The UK Government’s controversial Bedroom Tax has suffered a blow following a judge’s ruling that it unlawfully discriminated against a disabled woman.
The woman, who suffers from progressive multiple sclerosis, had been told she would have to share a bedroom with her husband or face a 14 per cent reduction to her housing benefit.
At a tribunal in Glasgow, her lawyers argued that any penalty would be in contravention of the woman’s human rights.
Judge Lyndy Boyd held that the decision to remove the spare room subsidy was incompatible with the woman’s rights as defined in Article 14 of the European Convention on Human Rights.
The judge said: “Not to so read it would be incompatible with the appellant’s rights under Article 14 of the European Convention on Human Rights read with Article 1 of the First Protocol of the European Convention of Human Rights.”
Judge Boyd added: “The appellant’s flat is not larger than she needs. She does not have a spare or extra bedroom.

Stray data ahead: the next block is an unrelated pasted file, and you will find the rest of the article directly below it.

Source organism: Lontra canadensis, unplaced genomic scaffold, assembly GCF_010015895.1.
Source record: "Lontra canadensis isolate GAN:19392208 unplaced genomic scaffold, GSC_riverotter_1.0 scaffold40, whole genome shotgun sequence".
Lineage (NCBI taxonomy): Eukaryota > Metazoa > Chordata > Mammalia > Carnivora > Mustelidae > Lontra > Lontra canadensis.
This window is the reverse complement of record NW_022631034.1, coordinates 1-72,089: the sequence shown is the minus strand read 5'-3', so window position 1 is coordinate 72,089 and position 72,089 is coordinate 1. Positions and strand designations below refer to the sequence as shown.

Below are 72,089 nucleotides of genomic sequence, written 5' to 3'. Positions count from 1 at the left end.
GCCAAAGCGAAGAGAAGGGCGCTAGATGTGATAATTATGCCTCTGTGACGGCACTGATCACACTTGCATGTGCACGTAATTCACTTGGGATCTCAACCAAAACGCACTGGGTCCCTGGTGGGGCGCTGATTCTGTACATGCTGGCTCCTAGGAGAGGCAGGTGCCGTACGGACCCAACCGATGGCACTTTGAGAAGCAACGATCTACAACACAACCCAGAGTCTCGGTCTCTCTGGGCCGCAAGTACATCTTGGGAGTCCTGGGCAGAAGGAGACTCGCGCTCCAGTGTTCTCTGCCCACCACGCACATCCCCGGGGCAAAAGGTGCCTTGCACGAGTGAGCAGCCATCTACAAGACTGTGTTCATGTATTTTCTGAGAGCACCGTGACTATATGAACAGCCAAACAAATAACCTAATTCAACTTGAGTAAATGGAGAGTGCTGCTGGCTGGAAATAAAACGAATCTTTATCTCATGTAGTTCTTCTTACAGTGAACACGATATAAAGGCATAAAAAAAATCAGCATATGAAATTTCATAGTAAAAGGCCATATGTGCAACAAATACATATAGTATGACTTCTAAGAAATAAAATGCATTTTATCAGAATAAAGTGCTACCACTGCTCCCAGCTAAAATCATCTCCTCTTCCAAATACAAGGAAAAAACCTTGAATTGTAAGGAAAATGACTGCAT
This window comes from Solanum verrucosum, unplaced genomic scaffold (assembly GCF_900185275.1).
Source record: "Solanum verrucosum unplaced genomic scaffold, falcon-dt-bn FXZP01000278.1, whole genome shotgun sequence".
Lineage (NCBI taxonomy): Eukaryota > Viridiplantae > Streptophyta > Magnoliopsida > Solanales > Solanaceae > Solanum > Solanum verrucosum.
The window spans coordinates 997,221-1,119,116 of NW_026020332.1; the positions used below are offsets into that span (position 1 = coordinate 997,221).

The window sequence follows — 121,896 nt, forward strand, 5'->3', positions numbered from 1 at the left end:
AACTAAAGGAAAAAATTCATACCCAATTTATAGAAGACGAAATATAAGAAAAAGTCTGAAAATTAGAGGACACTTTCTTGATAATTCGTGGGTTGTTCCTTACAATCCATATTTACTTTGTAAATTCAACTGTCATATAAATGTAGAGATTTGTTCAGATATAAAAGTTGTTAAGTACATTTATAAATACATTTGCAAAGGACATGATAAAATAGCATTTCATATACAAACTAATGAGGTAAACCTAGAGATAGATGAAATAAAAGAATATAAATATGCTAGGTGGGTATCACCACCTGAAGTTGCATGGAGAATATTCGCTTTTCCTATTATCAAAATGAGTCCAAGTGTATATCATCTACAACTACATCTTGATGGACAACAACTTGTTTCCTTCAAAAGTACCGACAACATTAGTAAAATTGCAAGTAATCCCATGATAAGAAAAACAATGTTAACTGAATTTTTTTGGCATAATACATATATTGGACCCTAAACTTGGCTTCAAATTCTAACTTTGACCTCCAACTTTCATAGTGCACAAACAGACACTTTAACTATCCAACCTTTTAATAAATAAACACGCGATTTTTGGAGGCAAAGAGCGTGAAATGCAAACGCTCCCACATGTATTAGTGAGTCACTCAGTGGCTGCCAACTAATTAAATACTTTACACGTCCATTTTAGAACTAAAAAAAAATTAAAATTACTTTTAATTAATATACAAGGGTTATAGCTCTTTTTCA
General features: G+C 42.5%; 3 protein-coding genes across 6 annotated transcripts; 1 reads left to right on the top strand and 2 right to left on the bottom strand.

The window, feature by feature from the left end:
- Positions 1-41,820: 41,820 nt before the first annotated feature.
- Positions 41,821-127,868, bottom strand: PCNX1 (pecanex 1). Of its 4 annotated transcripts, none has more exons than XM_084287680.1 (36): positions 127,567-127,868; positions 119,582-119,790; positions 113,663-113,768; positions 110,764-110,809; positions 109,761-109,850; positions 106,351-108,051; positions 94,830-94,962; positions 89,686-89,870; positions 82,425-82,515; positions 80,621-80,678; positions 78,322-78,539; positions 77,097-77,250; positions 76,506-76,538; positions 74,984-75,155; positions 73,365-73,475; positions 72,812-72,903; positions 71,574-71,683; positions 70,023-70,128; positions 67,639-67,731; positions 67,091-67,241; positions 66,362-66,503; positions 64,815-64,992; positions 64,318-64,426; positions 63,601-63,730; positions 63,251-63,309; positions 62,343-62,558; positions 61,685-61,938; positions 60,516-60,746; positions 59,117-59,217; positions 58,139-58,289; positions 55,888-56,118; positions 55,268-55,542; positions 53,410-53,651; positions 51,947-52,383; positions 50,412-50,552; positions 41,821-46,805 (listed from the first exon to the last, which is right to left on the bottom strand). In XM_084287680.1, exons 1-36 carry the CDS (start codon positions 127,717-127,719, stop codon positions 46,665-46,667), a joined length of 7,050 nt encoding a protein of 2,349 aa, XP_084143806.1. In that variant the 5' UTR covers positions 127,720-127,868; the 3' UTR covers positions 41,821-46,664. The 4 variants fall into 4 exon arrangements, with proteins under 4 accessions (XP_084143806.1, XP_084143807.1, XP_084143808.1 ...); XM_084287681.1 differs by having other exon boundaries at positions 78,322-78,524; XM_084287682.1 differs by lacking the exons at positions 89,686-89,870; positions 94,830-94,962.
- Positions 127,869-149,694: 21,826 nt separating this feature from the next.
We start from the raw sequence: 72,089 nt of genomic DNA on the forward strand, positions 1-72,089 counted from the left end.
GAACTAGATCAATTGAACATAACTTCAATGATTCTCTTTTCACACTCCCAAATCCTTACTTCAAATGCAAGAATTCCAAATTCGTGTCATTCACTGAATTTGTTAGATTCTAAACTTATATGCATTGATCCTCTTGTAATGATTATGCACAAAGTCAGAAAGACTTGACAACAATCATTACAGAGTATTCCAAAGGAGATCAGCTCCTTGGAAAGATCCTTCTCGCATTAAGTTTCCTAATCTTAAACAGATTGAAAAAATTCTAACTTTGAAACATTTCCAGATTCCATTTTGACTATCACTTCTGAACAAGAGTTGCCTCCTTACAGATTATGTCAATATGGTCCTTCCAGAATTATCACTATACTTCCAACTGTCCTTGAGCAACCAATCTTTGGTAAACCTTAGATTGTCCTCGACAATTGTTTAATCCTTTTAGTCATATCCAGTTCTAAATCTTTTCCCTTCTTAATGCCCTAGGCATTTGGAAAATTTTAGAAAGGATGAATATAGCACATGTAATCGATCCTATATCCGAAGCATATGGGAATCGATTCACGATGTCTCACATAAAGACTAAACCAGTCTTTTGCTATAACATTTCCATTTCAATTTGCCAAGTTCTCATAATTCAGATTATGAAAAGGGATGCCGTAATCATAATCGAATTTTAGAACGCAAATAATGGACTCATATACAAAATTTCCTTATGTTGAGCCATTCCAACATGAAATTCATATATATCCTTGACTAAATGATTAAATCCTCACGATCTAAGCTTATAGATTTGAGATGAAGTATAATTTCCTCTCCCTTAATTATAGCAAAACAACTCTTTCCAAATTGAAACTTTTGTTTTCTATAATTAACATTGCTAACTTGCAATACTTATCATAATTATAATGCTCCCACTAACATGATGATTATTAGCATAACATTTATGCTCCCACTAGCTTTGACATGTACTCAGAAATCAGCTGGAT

“Because of her severe disability she is not able to share a bedroom with her husband and he must have a bedroom of his own. Her flat is not under-occupied.
“As a result of her sever disability she and her husband require a bedroom each and the flat is fully occupied.”
Commenting, SNP MSP Linda Fabiani, who sits on the Welfare Reform Committee, said:
“This ruling could be of huge significance and underlines the already existing concerns that the Bedroom Tax is in breach of human rights.
“The move further discredits Westminster’s damaging and unfair policy after a previous ruling from a top QC that dimensions matter when it comes to defining a bedroom.
“Only a Yes vote in next year’s referendum puts Scotland’s future in Scotland’s hands, and will give us control over the social security system so that we can get rid of the discriminatory Bedroom Tax, and have a welfare state that reflects the views and votes of people in Scotland.”
Commenting on the ruling, a DWP spokesman said: “Tribunal decisions at this level do not set a precedent.
“We will need to look at this particular decision in detail, but in July the Divisional Court ruled that the Department had fulfilled its equality duties to disabled people who are affected by the policy.”
He added: “Even after the reform we still pay over 80% of most claimants’ housing benefit, but the taxpayer can no longer pay for spare bedrooms in the social housing sector.”